A specific moment that I always think of when asked about how our community has shown resilience and strength in the face of this crisis is First Step. Being the first major tradition we celebrate in the fall term, I’ve always felt as though it sets the tone for the rest of the year. This was absolutely true for last fall’s event, and I’d argue it was more important this year than ever. First Step looked very different from how it normally does. With limitations on how many individuals can be on Front Quad at a time, and the requirement to have six feet of physical distance between each person, it was a challenge to organize. Nevertheless, our incredible Senior Class President Emma McAnirlin and her cabinet (Megan Bull, Molly Sullivan, and Andi Brown) worked together to plan a very memorable event.
Rather than having every senior on Front Quad at once, they organized the event so that 50 seniors at a time could sign up for one of four sessions to take their First Step. Students could thus take part in this important moment with their friends while also ensuring everyone’s safety. Small rubber dots (which have become vitally important parts of event planning these days) were used to space students out and show them where to stand around Front Quad. Other students were asked not to attend to ensure that seniors could safely enjoy this moment on their own, but underclassmen still found fun ways to be involved. Students living in the East residence hall sat on their porch, looking out on Front Quad to see the fun, and my own roommates and I organized our own mini passing of sparkling cider bottles outside of our apartment before First Step.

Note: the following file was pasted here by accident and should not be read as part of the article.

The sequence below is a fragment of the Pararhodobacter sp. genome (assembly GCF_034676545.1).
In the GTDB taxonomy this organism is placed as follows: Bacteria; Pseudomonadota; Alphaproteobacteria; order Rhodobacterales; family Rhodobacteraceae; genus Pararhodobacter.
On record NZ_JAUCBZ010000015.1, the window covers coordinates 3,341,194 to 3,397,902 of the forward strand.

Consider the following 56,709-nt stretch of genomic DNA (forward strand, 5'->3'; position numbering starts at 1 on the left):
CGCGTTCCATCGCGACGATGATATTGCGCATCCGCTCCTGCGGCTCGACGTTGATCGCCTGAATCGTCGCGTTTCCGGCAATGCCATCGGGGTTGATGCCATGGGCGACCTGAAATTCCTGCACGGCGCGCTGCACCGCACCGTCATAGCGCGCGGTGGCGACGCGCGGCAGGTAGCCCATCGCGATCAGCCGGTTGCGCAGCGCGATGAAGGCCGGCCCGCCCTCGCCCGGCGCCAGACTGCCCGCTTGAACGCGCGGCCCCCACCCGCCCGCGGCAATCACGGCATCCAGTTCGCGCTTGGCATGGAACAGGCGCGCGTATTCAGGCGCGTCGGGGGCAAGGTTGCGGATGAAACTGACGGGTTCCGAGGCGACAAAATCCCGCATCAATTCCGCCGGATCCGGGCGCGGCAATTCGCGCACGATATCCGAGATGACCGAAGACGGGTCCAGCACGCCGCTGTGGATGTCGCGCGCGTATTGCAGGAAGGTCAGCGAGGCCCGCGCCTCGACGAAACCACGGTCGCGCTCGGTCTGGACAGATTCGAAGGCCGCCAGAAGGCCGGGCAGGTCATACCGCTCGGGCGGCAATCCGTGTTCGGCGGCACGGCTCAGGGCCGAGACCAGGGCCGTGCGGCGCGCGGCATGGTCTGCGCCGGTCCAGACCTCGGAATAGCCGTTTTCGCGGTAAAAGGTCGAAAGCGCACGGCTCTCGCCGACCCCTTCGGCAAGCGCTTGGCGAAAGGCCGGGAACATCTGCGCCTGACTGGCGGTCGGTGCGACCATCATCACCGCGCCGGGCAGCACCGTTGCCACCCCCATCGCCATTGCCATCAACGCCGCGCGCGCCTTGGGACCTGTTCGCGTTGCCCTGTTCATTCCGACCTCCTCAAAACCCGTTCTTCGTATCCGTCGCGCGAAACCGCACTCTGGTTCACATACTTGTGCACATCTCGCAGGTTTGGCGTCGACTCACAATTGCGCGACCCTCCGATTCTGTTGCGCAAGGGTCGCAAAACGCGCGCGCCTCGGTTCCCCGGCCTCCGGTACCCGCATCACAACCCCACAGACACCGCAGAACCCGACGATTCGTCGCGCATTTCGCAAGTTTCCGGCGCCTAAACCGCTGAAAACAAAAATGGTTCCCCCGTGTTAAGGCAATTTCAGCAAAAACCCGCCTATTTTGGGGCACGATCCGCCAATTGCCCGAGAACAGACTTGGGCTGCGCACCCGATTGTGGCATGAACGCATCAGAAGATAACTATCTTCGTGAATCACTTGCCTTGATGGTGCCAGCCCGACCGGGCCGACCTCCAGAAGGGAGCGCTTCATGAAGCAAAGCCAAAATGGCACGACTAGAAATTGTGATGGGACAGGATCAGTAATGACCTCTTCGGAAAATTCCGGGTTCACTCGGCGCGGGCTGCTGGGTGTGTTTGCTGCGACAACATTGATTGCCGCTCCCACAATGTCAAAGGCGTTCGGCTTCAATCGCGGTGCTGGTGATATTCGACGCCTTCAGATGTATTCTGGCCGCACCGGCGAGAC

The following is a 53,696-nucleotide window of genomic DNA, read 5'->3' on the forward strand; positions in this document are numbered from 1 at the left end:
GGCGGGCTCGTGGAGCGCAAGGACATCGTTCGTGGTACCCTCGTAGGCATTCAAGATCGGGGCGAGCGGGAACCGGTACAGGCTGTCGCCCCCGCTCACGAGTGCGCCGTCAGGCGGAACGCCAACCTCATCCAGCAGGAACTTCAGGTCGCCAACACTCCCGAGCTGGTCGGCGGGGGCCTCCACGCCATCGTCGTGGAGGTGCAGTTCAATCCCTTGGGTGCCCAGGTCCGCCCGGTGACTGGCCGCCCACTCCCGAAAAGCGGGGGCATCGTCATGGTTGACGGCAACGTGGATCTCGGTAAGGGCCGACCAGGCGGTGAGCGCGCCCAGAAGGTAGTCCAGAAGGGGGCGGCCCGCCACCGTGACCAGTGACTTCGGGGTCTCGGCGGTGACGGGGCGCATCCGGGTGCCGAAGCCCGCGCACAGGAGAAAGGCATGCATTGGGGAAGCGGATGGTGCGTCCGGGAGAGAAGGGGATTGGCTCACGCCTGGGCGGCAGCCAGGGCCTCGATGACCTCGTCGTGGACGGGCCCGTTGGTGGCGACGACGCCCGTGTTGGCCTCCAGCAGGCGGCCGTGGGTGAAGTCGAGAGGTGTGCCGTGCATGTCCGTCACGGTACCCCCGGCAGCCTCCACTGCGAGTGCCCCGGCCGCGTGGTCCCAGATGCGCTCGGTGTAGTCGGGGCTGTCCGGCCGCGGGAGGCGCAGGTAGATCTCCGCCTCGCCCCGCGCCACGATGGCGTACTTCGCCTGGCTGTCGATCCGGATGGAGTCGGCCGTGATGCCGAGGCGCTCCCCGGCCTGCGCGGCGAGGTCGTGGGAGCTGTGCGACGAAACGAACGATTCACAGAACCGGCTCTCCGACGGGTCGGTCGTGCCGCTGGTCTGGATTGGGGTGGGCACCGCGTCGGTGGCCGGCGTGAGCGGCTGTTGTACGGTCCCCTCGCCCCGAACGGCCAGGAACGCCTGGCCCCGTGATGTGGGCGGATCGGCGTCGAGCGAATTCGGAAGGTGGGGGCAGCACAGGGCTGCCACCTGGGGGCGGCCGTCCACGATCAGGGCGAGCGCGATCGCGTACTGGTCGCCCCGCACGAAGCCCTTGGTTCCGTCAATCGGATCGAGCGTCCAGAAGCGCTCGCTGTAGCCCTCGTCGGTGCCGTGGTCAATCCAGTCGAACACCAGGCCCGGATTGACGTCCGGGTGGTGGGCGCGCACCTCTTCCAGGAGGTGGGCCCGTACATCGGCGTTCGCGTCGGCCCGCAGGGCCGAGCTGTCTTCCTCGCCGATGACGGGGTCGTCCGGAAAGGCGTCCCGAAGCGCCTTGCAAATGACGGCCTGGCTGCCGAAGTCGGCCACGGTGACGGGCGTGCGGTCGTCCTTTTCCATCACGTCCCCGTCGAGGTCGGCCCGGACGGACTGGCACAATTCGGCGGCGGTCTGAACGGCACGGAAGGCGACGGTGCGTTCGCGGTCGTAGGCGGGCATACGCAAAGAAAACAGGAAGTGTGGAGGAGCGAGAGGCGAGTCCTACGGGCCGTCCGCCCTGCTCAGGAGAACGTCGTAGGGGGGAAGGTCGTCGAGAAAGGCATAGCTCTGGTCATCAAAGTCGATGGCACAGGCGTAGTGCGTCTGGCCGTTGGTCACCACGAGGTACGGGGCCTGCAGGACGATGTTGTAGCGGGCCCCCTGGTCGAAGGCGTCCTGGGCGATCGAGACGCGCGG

What was most impressive to me, especially as SGA president (and her best friend), was Emma McAnirlin’s dedication and attention to detail. Both she and President Hinton provided excellent leadership at each of the four First Step sessions. Emma painted seven extra bottles of sparkling cider so that both she and President Hinton would be able to pop a new bottle open at each session and take part in the fun. She also decorated a beautiful robe for President Hinton, which has become a tradition in welcoming new presidents to the university; I am sure she will continue to wear it at many First Steps down the road.
What stood out the most, though, was the attention to detail surrounding the students who were off campus for the
semester and thus could not participate in First Step. Emma and her cabinet wanted to be sure that these students still felt involved and appreciated during this important milestone in our time at Hollins. So they made little paper dolls of students who were off campus with popsicle sticks and photos of their faces that were then placed on Front Quad—taking their own First Step in place of their real-life counterparts. We made sure to spray them with a bit of cider for the full First Step experience.